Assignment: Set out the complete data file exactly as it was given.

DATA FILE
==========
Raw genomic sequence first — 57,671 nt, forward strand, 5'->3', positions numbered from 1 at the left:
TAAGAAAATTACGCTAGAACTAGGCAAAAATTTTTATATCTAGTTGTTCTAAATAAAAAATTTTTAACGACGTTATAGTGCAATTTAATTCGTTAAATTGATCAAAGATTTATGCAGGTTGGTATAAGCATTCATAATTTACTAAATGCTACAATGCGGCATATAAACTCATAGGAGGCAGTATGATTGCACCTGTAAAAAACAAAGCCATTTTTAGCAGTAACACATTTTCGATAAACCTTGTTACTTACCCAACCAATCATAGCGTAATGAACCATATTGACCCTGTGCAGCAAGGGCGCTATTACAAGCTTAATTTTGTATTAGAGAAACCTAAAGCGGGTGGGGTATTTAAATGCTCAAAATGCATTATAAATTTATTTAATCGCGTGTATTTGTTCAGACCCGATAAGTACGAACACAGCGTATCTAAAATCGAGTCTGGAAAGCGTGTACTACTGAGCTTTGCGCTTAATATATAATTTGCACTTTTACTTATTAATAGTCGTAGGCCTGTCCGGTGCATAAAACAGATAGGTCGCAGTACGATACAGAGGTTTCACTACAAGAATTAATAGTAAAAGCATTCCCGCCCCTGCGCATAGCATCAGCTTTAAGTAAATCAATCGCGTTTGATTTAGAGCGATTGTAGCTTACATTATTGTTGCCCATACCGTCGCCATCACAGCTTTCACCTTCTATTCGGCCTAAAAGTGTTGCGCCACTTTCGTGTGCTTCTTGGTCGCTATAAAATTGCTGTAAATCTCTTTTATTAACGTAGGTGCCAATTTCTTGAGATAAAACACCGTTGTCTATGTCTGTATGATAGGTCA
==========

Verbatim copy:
Raw genomic sequence first — 57,671 nt, forward strand, 5'->3', positions numbered from 1 at the left:
TAAGAAAATTACGCTAGAACTAGGCAAAAATTTTTATATCTAGTTGTTCTAAATAAAAAATTTTTAACGACGTTATAGTGCAATTTAATTCGTTAAATTGATCAAAGATTTATGCAGGTTGGTATAAGCATTCATAATTTACTAAATGCTACAATGCGGCATATAAACTCATAGGAGGCAGTATGATTGCACCTGTAAAAAACAAAGCCATTTTTAGCAGTAACACATTTTCGATAAACCTTGTTACTTACCCAACCAATCATAGCGTAATGAACCATATTGACCCTGTGCAGCAAGGGCGCTATTACAAGCTTAATTTTGTATTAGAGAAACCTAAAGCGGGTGGGGTATTTAAATGCTCAAAATGCATTATAAATTTATTTAATCGCGTGTATTTGTTCAGACCCGATAAGTACGAACACAGCGTATCTAAAATCGAGTCTGGAAAGCGTGTACTACTGAGCTTTGCGCTTAATATATAATTTGCACTTTTACTTATTAATAGTCGTAGGCCTGTCCGGTGCATAAAACAGATAGGTCGCAGTACGATACAGAGGTTTCACTACAAGAATTAATAGTAAAAGCATTCCCGCCCCTGCGCATAGCATCAGCTTTAAGTAAATCAATCGCGTTTGATTTAGAGCGATTGTAGCTTACATTATTGTTGCCCATACCGTCGCCATCACAGCTTTCACCTTCTATTCGGCCTAAAAGTGTTGCGCCACTTTCGTGTGCTTCTTGGTCGCTATAAAATTGCTGTAAATCTCTTTTATTAACGTAGGTGCCAATTTCTTGAGATAAAACACCGTTGTCTATGTCTGTATGATAGGTCA